In the previous chapters, the author of Hebrews has expounded on the superiority of Jesus, the Son, over the Old Testament prophets, the angels, and Moses. But now he turns to Jesus as our great High Priest. And this topic will occupy most of the next six chapters. Jesus has a priesthood that is superior to the Aaronic priesthood, offering a better sacrifice, on a better altar.
Our Great High Priest
Therefore, since we have a great high priest who has ascended into heaven, Jesus the Son of God, let us hold firmly to the faith we profess.Hebrews 4:14 NIV
The idea of Jesus’ priesthood was introduced earlier in Hebrews. Hebrews 2:17 says that he “became a merciful and faithful high priest in service to God, and that he might make atonement for the sins of the people.” And then in Hebrews 3:2 he is once again identified as our high priest.
The Role of the High Priest
In the Old Testament, the role of priest was given to Aaron, the brother of Moses, and to his descendants. One priest within the family was identified as the High Priest and he had the responsibility of leading the activities of the other priests. The primary function of the priests was to make intercession for the people before God. There were a number of sacrifices mandated in Leviticus. Some dealt with sin; some were expressions of thanksgiving; and others were offered on a daily basis, representing a meal provided to God. All of the priests could participate in these sacrifices and offerings.
But there was one sacrifice that was the sole duty of the High Priest. And that was the sacrifice of atonement that was offered once a year. This sacrifice is described in Leviticus 16 and was the one sacrifice actually intended to make atonement for the sins of the High Priest as well as for the people of Israel. And it is this high priest, and this sacrifice, that the author of Hebrews will go to great lengths to associate with Jesus. They both pointed to him and his work on the cross.
Ascended into Heaven
Our great high priest is Jesus. And he has ascended to the Father above and is now serving at the heavenly tabernacle (Heb. 8:1-2). The earthly tabernacle, and temple, only pointed to this one. Just like the Aaronic high priest only pointed ahead to the work that Jesus would perform. This will be discussed later in much more detail.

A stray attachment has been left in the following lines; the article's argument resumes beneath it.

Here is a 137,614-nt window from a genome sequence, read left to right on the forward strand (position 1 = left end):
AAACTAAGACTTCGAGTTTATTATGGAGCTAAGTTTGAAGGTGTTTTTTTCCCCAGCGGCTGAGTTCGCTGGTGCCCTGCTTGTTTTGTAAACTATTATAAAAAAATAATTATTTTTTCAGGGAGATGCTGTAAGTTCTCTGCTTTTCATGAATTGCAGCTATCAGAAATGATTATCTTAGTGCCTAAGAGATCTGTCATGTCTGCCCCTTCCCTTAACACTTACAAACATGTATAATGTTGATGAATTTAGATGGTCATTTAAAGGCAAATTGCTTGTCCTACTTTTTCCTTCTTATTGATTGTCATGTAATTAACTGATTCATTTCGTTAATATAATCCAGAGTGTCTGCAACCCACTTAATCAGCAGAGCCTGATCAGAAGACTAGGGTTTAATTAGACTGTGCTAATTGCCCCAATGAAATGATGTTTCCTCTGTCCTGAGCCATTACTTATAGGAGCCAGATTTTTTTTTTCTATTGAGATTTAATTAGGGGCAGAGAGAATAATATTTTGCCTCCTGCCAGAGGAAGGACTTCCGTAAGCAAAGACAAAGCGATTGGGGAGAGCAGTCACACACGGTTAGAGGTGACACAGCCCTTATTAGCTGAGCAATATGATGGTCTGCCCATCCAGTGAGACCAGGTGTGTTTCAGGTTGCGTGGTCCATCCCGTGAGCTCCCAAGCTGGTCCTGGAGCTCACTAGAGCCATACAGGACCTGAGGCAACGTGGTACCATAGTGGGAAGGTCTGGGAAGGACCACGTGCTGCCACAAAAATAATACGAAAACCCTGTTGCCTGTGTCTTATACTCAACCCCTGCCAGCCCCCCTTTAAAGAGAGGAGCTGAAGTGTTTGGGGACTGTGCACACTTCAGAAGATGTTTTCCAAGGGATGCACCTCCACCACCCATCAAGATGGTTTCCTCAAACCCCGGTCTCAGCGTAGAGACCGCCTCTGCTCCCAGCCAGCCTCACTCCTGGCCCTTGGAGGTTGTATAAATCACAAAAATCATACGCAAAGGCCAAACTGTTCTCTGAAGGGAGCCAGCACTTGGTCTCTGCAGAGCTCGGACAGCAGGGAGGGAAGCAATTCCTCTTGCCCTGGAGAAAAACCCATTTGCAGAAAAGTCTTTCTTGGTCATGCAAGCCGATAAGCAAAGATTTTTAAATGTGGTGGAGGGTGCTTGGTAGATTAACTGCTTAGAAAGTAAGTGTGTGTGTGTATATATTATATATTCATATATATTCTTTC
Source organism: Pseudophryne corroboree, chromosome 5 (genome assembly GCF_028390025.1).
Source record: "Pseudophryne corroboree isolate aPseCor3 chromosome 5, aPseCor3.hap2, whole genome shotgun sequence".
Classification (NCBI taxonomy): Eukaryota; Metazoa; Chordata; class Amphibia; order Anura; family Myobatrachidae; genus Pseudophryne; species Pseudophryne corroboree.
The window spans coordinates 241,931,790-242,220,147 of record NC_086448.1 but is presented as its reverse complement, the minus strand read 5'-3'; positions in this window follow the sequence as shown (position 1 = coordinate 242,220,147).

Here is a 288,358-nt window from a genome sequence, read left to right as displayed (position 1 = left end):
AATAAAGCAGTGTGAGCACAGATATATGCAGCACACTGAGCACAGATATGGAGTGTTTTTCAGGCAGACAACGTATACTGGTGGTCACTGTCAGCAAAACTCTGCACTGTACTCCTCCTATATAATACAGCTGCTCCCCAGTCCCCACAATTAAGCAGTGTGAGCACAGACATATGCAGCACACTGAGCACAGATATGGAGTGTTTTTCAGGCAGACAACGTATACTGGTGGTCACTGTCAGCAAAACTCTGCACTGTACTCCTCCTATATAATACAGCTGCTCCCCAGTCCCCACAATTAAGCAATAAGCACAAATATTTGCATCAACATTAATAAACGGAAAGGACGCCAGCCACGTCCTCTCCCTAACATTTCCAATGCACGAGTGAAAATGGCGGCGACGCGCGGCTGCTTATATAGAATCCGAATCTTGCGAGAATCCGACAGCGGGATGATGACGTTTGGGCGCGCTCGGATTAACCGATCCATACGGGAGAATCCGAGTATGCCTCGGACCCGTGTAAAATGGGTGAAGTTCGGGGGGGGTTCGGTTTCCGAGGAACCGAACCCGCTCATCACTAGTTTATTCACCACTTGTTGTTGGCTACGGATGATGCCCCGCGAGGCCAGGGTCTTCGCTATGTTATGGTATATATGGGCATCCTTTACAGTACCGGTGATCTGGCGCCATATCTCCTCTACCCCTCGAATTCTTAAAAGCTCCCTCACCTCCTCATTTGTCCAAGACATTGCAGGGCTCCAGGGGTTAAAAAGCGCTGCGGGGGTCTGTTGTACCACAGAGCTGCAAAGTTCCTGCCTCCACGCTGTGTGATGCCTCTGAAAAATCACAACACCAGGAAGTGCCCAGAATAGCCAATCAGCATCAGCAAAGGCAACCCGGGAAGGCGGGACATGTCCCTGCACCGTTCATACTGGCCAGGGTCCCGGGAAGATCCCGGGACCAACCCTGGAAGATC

Hold Firmly to Your Faith
Yet once again the author encourages us to hold onto our faith. And here he tells us that it is because of what we have in Jesus. He is a superior high priest, offering a superior sacrifice and serving at a superior tabernacle. This encouragement to hold onto ones faith would seem to be most relevant to Jewish believers who may be tempted to revert back to their former life under the Law.
And so, as he does throughout this letter, he reminds them that what they had before was only a shadow of the reality that is found in Jesus. And it makes no sense, once you have experienced the fuller reality, to revert back to life in the shadows. Hold firmly to your faith. Let nothing move you. Including pressure to conform to those who still live according to your old way of life.
An Empathizing High Priest
For we do not have a high priest who is unable to empathize with our weaknesses, but we have one who has been tempted in every way, just as we are—yet he did not sin.Hebrews 4:15 NIV
An important aspect of Jesus’ humanity is that he truly understands what we go through as people. Because he has himself experienced all of the temptations we face. He knew what it was to be hungry, thirsty, tired, and rejected. As well as to suffer and die. He understands, because of his own experience. He has, as they say, been there and done that.
Tempted, Yet Without Sin
Jesus was tempted in every way that humans are tempted. As Hebrews 2:17 said, Jesus was “fully human in every way.” As fully human, he would have had the same desires we had. He would have had the same limitations we have. And yet, he was without sin. Unlike the rest of humanity, Jesus never gave in to the temptations of his flesh. He never took his eyes off of the Father and the mission that he had been given.